Insatiable greed of the vulture capitalists: Private jets, property empires, art collections… and Jagger or McCartney singing at their parties. Private equity fat cats live in luxury while High St brands are stripped to the bone, writes RICHARD KAY
Not long before he acquired a sizeable stake in Debenhams, the former bankruptcy lawyer turned private equity baron David Bonderman decided to do some celebrating.
Nothing too discreet, though. That is not his style.
The financial entrepreneur, who has amassed a £3 billion fortune through his aggressive buyouts of failing or under-performing companies, subscribes to the ‘if you’ve got it, flaunt it’ philosophy of life.
Take his £27 million Gulfstream V jet, perhaps his most treasured possession, on which he logs 2,000 flying hours a year. He has had the monogram ‘DB’ emblazoned on its tail.
Showmen: David Bonderman is pictured above with actor Daniel Craig in 2006. The financial entrepreneur, who has amassed a £3 billion fortune through his aggressive buyouts of failing or under-performing companies, subscribes to the ‘if you’ve got it, flaunt it’ philosophy of life
So he marked the occasion of his 60th birthday with all the flamboyance money can buy.
The Rolling Stones were hired at a cost of £4 million — that was a cool $1 million for each member of the band — to entertain 300 of his friends in a bash that he modestly dubbed ‘Bonderman rocks Las Vegas’.
First, guests were wined and dined on caviar and champagne at the Bellagio Hotel, the over-the-top resort which was the backdrop for the Hollywood film Ocean’s Eleven, where they were entertained by the actor and comedian Robin Williams, who also pocketed a $1 million fee.
They were then bussed to the Hard Rock Hotel, where rocker John Mellencamp was the warm-up act before Mick Jagger and the Stones played a 17-song, 90-minute set — personally chosen by Bonderman — that included Jumpin’ Jack Flash and Brown Sugar.
Stephen Schwarzman and his second wife Christine are pictured together above
The Los Angeles-born tycoon had thoughtfully installed an enclosed pathway between the hotel’s banqueting suite and The Joint, where the Stones performed, so his guests didn’t have to rub shoulders with hoi polloi.
The party cost Bonderman a small fortune — when the bills were totted up, there wasn’t much change from £7 million — but that, of course, was the point.
Extravagance and showmanship are his calling card, along with an inevitable wisecrack.
‘I’m not paying for this,’ he said at the time. ‘My kids are.’
Ten years later, Bonderman was back in Vegas for another anniversary party featuring another big-name rock star.
This time it was former Beatle Paul McCartney providing the music and receiving a reported £3 million fee. Robin Williams was once again booked for the cabaret at the Wynn Hotel and casino.
On that occasion, 700 friends were on the guest list — ten for each year of his life — and the champagne, vintage Krug, was said to have flowed like water. The party rooms were decorated with colourful socks, in a nod to Bonderman’s predilection for mismatched hosiery.
‘It was incredible,’ gushed one partygoer. ‘Very excessive even by Las Vegas standards, which is saying something.’
A business rival is more direct. ‘David likes winning,’ he says, ‘and he always likes people to see how much he has won.’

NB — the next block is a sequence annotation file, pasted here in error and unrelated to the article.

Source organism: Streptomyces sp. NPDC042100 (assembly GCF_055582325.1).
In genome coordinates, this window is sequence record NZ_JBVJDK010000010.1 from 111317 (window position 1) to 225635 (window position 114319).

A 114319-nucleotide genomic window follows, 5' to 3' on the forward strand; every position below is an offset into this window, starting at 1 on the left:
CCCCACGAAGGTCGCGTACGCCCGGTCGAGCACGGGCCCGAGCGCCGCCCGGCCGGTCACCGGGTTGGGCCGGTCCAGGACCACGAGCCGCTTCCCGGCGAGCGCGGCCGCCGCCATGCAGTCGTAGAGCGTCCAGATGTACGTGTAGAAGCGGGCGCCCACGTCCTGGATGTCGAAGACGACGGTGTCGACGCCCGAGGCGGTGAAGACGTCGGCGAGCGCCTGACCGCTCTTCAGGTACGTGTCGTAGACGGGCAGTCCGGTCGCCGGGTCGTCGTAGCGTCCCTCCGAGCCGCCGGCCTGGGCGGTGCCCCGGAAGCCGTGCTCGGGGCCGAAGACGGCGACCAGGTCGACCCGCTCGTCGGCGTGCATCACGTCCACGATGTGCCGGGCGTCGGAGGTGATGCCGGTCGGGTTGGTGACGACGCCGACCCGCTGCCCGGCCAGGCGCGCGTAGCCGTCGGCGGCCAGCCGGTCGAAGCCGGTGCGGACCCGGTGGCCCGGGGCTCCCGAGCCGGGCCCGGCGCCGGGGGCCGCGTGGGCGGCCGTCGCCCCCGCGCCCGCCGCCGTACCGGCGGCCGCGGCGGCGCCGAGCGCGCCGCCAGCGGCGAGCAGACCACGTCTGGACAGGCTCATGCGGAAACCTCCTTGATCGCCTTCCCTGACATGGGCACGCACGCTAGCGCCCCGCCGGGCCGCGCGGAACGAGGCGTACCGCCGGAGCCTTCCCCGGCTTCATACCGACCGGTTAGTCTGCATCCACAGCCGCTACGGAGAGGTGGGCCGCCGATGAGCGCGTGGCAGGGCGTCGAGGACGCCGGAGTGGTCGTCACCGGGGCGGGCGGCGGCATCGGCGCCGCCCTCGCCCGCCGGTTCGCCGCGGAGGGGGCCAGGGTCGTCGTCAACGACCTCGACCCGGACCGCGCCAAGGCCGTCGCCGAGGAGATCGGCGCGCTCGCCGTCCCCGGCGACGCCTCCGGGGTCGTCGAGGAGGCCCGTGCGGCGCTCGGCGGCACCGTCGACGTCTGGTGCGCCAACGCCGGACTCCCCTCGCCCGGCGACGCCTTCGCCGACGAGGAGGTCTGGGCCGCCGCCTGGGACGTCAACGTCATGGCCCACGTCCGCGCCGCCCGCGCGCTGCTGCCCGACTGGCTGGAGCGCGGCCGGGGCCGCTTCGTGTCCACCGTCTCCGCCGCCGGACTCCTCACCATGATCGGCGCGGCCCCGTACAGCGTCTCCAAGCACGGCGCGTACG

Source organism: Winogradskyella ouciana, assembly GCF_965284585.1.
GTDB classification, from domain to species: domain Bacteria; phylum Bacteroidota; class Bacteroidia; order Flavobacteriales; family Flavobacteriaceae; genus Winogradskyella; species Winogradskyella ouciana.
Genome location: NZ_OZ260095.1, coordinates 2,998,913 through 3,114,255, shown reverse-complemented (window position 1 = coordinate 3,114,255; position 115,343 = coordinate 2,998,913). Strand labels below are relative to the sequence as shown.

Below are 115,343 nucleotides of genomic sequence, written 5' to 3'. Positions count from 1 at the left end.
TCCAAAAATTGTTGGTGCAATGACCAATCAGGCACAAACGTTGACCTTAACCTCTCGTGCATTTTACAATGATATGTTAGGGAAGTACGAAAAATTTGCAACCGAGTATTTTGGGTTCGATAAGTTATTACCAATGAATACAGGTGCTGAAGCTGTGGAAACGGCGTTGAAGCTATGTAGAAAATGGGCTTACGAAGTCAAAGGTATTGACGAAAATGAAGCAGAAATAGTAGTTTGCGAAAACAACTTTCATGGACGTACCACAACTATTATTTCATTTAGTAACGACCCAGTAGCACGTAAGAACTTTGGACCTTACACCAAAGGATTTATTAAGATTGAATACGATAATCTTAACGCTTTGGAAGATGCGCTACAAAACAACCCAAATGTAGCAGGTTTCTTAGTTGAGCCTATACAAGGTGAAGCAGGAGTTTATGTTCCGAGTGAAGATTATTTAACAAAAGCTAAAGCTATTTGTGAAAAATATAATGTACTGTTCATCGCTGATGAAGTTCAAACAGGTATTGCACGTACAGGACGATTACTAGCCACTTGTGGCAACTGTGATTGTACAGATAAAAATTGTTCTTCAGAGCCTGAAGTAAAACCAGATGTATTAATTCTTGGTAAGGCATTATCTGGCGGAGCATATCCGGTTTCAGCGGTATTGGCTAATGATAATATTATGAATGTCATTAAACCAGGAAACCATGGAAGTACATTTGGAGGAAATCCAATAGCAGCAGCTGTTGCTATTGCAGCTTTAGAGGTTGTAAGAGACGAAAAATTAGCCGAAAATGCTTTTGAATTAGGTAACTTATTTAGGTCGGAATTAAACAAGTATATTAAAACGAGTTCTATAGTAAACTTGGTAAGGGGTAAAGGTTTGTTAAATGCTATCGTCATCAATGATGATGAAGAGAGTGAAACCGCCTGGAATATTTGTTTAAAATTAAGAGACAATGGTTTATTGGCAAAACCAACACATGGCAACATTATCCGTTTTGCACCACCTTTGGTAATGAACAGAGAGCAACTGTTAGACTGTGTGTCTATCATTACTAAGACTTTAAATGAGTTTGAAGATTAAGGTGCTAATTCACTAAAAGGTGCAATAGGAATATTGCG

And what better way to do that than to splash out on the most lavish parties, which people are still talking about years later?
The City old guard has always loathed such ostentation — but that has never worried Bonderman, who believes his outstanding results speak for themselves.
Three years after acquiring that share in Debenhams through his Texas Pacific Group — now known as TPG — he and the two other private equity firms that had made the original investment cashed out.
The company was floated on the market and the three firms made back three times the £600 million of capital they put in.
Rock of ages: Gwen Stefani sang Happy Birthday to Stephen Schwarzman at his lavish 70th bash
Debenhams owed about £100 million when it was taken private. But by the time it returned to the stock market in 2006, that debt had ballooned to more than £1 billion.
After the retailer’s subsequent poor performance, the deal came to symbolise the worst excesses of the private equity model — and many critics of these ruthless ‘vulture’ funds say there is a direct line between that first investment and the collapse last year of the department store chain, with the loss of 18,500 jobs.
It had begun trading as a draper’s in the reign of King George III and grew to have 178 outlets nationwide.
Today, all that remains of the venerable brand that helped to shape Britain’s High Streets is an internet presence operated by the online fashion retailer Boohoo.
Meanwhile, people such as Terry Hyson, a former Debenhams support manager from Folkestone, Kent, have seen their pension pots slashed in the wake of the company capitulating to ruthless private equity funds. He is now rethinking his retirement plans.
‘I’m going to have to reconsider and might not be able to put my feet up as early as I wanted,’ he said. The cut to his pension, he added, ‘will have an impact on me and my family’.
Bonderman, now 78, and his ilk bridle over charges that they are mere asset-strippers, arguing that they are the risk-takers when they invest and there are failures to offset against successes.
But even a cursory glance at the TPG balance sheet suggests that his accomplishments far outweigh any setbacks.
The twice-married father of five, who owns a 500-acre ranch in Colorado and another home in Fort Worth, Texas, first made his mark in Europe when he bought a £9 million stake in Ryanair, transforming it into the leading no-frills carrier. He has also served as a director of Virgin Cinemas, Burger King and Uber.